Lipin proteins are PAP enzymes.
Although PAP enzyme activity has been studied for more than two decades, the identity of the proteins responsible was unknown until recently. Attempts to purify the mammalian PAP enzymes were unsuccessful because of protein instability and other technical problems. Fortunately, recent studies in the yeast, S. cerevisiae, were more successful. Purification of PAP activity and peptide sequencing of a 91-kDa protein revealed that PAP activity is conferred by the product of the SMP2 gene (now renamed as PAH1), the yeast ortholog of mammalian lipin genes (49). The PAP catalytic motif (DxDxT) is present in the C-LIP domain of lipin proteins in all species, making them members of a superfamily of Mg2+-dependent haloacid dehalogenase enzymes (Fig. 2) (49). Human lipin-1 and mouse lipin-1, lipin-2, and lipin-3 have all subsequently been shown to have PAP activity (29, 49). This activity is specific for PA and has no activity for related lipid phosphate substrates such as LPA, ceramide-1-phosphate, or sphingosine phosphate (29). The DxDxT motif is critical for PAP enzyme function because conversion of the first or second aspartate residue in DxDxT motif to glutamate completely abolishes the PAP activity (37, 49). A naturally occurring glycine to arginine mutation present in the N-LIP domain in the fld2J mouse causes lipodystrophy similar to the fld mouse and also dramatically reduces PAP enzyme activity (48, 54). This suggests that the N-LIP domain also contributes importantly to enzyme conformation or activity.
Lipin-1 exhibits transcriptional coactivator activity.
In addition to PAP enzyme activity, lipin-1 has been shown to interact with a transcription factor complex and to enhance transcriptional coactivation. The role of lipin-1 in transcriptional coactivation was uncovered in a mouse model of PPARγ coactivator-1α deficiency, in which fasting failed to induce the hepatic expression of lipin-1, PPARα, and PPARα target genes involved in fatty acid oxidation (37). It was further demonstrated that lipin-1 physically interacts with PPARα as well as the transcription factors PPARδ, PPARγ, hepatocyte nuclear factor 4α, and the glucocorticoid receptor (37). Notably, the interaction of lipin-1 with these transcription factors requires an LxxIL motif in the C-LIP domain (Fig. 2), and the coactivator function can be decoupled from PAP function, because mutations in the DxDxT motif abolish PAP activity but maintain coactivator function. The physiological role of lipin-1 coactivator function in tissues other than liver remains to be determined.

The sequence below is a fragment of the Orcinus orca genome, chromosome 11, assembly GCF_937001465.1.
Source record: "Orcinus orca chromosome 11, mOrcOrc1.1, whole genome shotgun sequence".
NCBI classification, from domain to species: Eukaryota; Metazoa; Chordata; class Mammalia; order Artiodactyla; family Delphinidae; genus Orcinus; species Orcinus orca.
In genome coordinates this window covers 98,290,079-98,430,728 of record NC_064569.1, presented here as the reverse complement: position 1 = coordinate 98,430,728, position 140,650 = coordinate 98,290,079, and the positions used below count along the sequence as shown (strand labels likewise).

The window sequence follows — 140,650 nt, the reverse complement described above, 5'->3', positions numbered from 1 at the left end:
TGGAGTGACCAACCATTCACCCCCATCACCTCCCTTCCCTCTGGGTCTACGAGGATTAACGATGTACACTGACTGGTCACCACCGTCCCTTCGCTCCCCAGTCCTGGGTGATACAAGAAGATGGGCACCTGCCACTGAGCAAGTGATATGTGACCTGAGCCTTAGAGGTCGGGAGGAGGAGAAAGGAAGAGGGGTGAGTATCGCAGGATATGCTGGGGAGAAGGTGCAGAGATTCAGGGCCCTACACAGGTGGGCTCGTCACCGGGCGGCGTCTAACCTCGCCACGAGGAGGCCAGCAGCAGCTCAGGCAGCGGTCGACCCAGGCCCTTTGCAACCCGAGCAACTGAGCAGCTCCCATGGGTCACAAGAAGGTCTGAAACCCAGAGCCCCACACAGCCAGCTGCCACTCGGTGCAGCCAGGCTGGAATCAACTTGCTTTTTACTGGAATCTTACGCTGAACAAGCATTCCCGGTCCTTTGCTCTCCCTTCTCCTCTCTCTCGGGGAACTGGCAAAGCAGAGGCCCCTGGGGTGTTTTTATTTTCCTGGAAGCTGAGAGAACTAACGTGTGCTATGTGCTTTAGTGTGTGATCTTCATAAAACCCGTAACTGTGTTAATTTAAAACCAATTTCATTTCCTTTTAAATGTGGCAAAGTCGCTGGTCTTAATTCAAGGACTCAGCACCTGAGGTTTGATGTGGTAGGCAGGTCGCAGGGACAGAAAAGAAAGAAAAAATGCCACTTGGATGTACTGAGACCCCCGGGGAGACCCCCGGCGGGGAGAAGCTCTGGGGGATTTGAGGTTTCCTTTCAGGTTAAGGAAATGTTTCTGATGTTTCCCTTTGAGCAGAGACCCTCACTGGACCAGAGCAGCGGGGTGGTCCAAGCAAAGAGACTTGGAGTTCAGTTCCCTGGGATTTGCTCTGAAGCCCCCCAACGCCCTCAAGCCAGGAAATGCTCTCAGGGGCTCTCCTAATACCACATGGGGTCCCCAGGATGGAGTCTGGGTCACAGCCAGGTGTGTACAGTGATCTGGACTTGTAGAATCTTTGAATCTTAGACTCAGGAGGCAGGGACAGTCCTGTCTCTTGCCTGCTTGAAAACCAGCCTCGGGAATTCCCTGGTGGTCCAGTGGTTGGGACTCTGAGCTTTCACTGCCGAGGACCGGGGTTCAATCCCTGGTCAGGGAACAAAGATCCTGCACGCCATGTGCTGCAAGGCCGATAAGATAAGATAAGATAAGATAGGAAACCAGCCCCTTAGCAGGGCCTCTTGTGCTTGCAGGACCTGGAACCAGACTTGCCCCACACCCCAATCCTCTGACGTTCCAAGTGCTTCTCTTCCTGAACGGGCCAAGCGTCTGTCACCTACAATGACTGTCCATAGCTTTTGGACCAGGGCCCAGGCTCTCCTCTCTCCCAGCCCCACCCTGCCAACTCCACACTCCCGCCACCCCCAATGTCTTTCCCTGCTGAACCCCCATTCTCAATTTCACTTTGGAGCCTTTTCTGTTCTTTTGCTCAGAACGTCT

Role of lipin-1 in adipocyte development.
Even prior to the determination that the lipin proteins are PAP enzymes, several lines of evidence have indicated an important role for lipin-1 in TAG storage in adipose tissue. Lipin-1 mRNA is expressed at high levels in white and brown adipose tissue and is induced upon differentiation of preadipocyte cell lines into mature adipocytes (96). Lipin-1 deficiency in the fld mouse results in failure to store TAG in adipose tissue even when animals consume the same amounts of chow or high-fat diets compared with wild-type mice (97, 101). In contrast, transgenic expression of lipin-1 specifically in adipose tissue causes enhanced weight gain and fat mass when mice are fed a high-fat/high-carbohydrate diet, and adipocytes store 60% more TAG per cell than in wild-type mice (98). An explanation for the impaired TAG storage in lipin-1-deficient adipocytes and enhanced storage in transgenic adipocytes was provided by the demonstration that white and brown adipose tissue from fld mice exhibit no PAP activity (29, 54). In contrast, liver from fld mice exhibits normal or only partially reduced PAP activity, indicating that lipin-2 and/or lipin-3 may compensate for this activity in liver (29, 54).